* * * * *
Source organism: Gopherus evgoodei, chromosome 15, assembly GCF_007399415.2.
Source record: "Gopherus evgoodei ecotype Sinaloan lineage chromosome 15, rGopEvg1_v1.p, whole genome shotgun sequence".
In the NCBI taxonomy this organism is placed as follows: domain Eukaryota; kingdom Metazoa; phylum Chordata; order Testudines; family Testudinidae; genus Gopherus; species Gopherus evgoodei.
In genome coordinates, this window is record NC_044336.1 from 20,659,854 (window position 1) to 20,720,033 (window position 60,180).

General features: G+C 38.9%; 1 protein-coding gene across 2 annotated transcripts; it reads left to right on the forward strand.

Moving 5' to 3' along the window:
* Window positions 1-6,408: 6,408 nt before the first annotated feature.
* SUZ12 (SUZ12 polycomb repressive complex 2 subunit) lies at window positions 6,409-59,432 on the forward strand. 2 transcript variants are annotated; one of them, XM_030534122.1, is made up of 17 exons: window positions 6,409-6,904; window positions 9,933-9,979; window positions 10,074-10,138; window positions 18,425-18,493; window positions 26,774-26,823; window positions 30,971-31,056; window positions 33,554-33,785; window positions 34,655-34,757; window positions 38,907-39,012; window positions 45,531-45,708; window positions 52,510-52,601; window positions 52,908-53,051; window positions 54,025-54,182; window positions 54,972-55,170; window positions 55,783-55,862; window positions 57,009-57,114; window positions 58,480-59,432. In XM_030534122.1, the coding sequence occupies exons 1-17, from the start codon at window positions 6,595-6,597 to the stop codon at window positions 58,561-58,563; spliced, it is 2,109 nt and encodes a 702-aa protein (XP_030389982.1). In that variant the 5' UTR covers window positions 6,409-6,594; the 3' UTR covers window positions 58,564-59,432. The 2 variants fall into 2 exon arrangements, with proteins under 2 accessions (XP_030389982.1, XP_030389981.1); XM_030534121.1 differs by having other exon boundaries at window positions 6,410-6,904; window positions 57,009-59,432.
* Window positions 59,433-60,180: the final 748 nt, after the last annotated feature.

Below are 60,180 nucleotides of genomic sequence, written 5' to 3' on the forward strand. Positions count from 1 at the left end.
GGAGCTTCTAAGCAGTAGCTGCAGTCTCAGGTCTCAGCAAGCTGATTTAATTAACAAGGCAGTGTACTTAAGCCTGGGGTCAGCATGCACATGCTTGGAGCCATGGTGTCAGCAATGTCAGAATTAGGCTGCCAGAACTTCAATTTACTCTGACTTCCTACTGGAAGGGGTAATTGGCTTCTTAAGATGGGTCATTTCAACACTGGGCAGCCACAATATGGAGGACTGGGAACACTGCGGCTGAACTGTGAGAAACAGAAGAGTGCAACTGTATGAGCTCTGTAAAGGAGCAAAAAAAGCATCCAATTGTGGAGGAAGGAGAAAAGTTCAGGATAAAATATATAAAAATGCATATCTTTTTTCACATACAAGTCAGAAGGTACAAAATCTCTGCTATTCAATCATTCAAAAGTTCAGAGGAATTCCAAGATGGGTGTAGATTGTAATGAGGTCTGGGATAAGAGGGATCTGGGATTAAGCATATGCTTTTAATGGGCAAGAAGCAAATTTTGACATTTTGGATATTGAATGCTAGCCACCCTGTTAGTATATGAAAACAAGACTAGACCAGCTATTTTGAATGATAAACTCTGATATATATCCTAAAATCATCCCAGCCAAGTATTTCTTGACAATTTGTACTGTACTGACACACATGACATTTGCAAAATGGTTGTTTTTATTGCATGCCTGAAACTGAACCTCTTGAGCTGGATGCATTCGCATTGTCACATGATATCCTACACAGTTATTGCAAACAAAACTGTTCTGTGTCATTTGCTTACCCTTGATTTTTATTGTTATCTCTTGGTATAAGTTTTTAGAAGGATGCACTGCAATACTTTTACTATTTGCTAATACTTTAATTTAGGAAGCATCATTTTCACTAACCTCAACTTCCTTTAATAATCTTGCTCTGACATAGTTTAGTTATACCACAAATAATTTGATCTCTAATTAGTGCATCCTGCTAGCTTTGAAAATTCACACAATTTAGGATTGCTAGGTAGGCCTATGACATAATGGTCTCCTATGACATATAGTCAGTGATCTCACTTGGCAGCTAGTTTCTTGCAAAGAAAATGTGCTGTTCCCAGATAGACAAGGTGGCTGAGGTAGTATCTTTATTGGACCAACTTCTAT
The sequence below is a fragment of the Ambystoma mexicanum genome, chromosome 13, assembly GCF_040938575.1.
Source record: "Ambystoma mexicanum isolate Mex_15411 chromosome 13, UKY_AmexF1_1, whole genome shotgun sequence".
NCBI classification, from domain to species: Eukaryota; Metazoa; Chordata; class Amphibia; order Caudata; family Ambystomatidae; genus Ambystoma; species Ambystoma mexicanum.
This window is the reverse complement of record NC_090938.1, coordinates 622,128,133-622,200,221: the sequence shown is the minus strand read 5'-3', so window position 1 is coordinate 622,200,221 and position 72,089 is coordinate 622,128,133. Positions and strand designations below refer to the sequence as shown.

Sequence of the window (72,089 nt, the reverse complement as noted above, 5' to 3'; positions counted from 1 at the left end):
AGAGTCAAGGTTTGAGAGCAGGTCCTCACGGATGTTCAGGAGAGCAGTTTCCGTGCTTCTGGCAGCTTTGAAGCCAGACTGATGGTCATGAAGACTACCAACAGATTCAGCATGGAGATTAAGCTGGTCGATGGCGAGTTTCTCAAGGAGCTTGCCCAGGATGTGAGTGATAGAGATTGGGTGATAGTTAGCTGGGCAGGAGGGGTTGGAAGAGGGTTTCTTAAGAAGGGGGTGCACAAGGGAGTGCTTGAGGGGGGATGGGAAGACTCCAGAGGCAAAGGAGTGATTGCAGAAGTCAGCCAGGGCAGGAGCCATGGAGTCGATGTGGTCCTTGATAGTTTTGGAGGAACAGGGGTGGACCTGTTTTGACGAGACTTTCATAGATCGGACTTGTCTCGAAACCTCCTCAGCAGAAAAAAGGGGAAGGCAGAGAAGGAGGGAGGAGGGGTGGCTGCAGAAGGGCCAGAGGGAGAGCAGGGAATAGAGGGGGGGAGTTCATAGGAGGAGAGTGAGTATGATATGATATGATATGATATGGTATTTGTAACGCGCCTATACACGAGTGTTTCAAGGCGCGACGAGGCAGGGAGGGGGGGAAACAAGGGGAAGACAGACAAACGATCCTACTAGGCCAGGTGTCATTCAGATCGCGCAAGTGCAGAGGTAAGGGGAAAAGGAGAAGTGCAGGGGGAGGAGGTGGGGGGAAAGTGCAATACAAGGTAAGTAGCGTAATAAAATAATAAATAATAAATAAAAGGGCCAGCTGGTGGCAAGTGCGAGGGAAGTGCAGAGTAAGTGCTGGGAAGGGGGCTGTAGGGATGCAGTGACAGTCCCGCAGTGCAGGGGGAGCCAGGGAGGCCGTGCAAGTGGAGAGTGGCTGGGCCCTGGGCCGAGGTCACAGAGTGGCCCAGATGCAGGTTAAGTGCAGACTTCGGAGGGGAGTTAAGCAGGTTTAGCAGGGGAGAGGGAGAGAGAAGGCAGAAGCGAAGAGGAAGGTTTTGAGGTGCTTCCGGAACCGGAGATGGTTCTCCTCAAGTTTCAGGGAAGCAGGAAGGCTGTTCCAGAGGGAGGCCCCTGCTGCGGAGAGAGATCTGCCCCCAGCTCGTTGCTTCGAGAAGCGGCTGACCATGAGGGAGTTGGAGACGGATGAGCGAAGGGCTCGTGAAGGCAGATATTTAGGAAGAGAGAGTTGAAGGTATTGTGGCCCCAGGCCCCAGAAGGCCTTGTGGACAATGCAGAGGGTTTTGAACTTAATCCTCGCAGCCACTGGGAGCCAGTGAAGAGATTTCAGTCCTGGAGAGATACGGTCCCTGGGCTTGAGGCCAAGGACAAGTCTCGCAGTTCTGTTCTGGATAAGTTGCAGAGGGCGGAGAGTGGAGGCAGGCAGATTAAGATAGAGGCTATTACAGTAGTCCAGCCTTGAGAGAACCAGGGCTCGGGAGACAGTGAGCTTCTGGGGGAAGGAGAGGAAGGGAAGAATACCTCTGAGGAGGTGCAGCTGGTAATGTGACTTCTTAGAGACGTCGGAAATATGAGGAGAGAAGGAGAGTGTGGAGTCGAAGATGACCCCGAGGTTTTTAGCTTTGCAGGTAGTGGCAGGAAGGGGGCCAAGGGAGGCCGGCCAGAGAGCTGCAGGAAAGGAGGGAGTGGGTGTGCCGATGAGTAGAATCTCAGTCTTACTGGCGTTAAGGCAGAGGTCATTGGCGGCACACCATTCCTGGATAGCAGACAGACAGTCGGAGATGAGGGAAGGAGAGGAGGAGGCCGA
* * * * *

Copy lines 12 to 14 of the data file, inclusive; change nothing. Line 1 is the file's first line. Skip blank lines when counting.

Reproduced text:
The sequence below is a fragment of the Ambystoma mexicanum genome, chromosome 13, assembly GCF_040938575.1.
Source record: "Ambystoma mexicanum isolate Mex_15411 chromosome 13, UKY_AmexF1_1, whole genome shotgun sequence".
NCBI classification, from domain to species: Eukaryota; Metazoa; Chordata; class Amphibia; order Caudata; family Ambystomatidae; genus Ambystoma; species Ambystoma mexicanum.